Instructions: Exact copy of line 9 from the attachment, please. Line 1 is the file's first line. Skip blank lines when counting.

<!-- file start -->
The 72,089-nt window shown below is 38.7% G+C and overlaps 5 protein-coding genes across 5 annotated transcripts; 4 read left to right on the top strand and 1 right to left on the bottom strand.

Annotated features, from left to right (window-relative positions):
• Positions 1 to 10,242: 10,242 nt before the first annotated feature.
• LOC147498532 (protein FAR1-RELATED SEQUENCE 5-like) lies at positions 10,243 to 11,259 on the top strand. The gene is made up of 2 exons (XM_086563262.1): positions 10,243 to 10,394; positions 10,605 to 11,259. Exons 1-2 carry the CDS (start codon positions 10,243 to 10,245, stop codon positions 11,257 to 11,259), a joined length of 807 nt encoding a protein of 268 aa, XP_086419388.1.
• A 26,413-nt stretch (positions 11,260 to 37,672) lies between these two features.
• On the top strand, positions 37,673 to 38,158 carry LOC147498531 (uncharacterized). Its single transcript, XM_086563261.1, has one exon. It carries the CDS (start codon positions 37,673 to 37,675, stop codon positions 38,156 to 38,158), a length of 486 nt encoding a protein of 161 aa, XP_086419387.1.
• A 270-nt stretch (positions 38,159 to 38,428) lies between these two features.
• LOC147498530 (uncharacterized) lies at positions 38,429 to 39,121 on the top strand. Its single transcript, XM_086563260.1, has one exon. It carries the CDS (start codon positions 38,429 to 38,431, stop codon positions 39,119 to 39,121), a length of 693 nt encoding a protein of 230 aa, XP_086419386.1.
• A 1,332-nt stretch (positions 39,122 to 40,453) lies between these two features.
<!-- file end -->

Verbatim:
• A 1,332-nt stretch (positions 39,122 to 40,453) lies between these two features.